Retrial ordered in case of man accused of murdering man he suspected of having affair with his wife

Monday 28 July 2014 23.33
The Court of Criminal Appeal found there was real risk of injustice in the manner in which provocation was explained to the original jury
The Court of Criminal Appeal found there was real risk of injustice in the manner in which provocation was explained to the original jury

The Court of Criminal Appeal has quashed the conviction and ordered the retrial of a 33-year-old man who was jailed for life for murdering the man he suspected of having an affair with his wife.

The three-judge court today found that there was a very real risk of injustice in the manner in which the central question of provocation was explained to the jury by the judge in the trial of Shahzad Hussain.

In July 2012 Mr Hussain, with a last address at Woodland Avenue, Mosney, Co Meath, was also sentenced to seven years for seriously injuring his wife and two years for assaulting her.

Mr Hussain had pleaded not guilty at the Central Criminal Court to murdering his wife's cousin and his own distant relative, Muhammad Arif on 7 January 2011.

He had also denied assault causing harm to Rashida Bibi Haider, 44, and to intentionally or recklessly causing her serious harm.

It was alleged that Mr Hussain stabbed both victims in their liver on 6 January 2011 at Mr Arif's apartment in Fitzwilliam Court, Dyer Street, Drogheda, Co Louth.

Ms Haider underwent life-saving surgery that day, but Mr Arif, a 33-year-old father-of-three and a security guard, died in hospital the following day.

The court heard evidence that all three, who were originally from Pakistan, had lived together in Fitzwilliam Court.

However, difficulties arose in the marriage of Ms Haider and the accused, after he began to suspect that she was having an affair with her cousin.

Both husband and wife moved out separately in December 2010.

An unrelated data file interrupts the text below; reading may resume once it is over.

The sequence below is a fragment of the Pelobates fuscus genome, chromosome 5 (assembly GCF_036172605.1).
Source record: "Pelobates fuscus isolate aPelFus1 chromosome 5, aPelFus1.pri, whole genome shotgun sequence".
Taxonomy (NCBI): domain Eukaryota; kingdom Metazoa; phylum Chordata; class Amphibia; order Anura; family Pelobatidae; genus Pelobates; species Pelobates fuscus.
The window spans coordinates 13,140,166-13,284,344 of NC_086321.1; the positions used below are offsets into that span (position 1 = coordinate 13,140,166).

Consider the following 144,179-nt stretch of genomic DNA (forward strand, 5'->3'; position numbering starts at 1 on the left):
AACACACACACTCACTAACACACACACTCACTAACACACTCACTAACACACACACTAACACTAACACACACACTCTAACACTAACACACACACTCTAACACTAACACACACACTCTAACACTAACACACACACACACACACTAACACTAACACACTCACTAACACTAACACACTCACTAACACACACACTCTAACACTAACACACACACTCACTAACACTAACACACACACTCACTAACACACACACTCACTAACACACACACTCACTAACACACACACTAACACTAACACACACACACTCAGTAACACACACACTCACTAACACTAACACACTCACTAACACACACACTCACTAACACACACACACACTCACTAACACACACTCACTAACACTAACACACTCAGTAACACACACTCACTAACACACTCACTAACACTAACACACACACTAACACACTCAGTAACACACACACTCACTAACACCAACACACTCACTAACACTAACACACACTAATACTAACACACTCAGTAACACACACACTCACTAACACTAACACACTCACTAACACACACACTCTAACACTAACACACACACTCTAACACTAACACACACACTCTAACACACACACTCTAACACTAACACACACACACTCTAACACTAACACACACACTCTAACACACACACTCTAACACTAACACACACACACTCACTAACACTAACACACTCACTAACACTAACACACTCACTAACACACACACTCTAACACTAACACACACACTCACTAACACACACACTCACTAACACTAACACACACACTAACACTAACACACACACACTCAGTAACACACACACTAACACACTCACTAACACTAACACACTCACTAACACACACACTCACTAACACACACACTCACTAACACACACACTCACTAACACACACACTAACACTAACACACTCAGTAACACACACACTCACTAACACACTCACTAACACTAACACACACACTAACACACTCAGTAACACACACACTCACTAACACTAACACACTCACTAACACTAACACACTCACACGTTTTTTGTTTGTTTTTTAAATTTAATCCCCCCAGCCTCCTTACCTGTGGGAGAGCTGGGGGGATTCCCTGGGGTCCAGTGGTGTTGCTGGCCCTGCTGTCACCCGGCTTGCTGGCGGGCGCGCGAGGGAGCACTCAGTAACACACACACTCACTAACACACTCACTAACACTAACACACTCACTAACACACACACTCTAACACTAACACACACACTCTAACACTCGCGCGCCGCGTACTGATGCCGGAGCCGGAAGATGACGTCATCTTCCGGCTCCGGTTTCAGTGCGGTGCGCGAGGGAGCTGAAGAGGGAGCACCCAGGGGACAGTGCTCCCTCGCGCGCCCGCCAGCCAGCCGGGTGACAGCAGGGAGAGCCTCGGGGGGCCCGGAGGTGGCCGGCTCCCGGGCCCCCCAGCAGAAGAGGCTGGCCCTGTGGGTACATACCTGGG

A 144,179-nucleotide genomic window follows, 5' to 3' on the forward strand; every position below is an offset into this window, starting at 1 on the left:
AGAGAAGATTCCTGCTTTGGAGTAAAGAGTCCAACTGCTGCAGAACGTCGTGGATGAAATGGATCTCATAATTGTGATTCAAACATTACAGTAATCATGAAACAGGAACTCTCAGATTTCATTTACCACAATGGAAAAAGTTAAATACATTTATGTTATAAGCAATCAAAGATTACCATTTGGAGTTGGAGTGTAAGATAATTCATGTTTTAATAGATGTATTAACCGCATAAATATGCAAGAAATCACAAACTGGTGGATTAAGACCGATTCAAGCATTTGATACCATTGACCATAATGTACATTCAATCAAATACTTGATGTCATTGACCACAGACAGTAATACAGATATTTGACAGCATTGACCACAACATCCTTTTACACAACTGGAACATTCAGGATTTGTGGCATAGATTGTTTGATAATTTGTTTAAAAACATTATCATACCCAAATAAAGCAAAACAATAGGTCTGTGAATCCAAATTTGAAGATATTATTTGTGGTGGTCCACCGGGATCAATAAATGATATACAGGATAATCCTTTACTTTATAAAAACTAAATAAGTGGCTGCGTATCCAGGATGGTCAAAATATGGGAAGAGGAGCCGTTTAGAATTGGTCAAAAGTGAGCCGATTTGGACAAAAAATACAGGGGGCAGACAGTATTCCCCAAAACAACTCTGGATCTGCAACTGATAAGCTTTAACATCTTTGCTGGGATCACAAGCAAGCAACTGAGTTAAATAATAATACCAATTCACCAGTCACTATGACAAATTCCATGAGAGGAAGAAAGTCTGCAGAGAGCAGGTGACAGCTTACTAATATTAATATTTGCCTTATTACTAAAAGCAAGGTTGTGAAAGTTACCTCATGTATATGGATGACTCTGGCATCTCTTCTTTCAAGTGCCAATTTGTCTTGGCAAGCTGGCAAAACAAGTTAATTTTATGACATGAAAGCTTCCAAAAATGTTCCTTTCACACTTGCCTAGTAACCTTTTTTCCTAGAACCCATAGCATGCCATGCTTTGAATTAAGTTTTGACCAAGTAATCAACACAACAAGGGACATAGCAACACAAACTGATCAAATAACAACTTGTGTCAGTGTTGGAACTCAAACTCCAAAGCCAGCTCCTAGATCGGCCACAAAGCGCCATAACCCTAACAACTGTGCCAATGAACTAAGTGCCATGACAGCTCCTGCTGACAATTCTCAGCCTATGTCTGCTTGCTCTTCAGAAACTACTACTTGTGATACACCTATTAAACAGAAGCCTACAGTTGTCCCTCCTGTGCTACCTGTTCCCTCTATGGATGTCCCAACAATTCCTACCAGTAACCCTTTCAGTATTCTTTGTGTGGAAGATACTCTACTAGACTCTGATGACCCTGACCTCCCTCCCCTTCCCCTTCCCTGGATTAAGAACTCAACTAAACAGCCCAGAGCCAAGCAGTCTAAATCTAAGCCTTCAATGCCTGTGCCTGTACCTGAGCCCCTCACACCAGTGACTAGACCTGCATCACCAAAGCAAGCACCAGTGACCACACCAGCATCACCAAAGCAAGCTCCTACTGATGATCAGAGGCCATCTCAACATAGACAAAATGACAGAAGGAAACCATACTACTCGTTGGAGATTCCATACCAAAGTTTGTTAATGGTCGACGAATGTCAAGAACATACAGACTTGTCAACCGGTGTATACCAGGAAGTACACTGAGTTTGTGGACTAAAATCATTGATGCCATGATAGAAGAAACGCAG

The case Mr Hussain made was that he had come across his estranged wife and Mr Arif in circumstances suggesting they were having an affair.

He sought to argue at trial that as a result of such provocation he lost his self-control to such an extent it would have justified a jury finding him guilty of manslaughter rather than murder.

Provocation operates as a partial defence, which can reduce a charge of murder to manslaughter in situations where the accused suffers a sudden and temporary total loss of self control in response to provocation and commits the wrongful act in those circumstances.

In a written judgment delivered by presiding judge Mr Justice Frank Clarke, the appeal court said it was common case that the initial charge to the jury by Mr Justice Barry White incorrectly stated the law on provocation.

Mr Justice Clarke said the court was not satisfied that this issue was adequately remedied by a recharge by the trial judge or by the answers given by the judge to a question from the jury foreman.

The judge had been asked by both the prosecution and the defence at trial to recharge the jury on the question of provocation.

In those circumstances he said the court proposed to allow the appeal and to direct a retrial.

Mr Justice Clarke said the court would remand Mr Hussain in custody to the next list to fix dates of the Central Criminal Court, a date which should be notified in writing to both the prosecution and defence.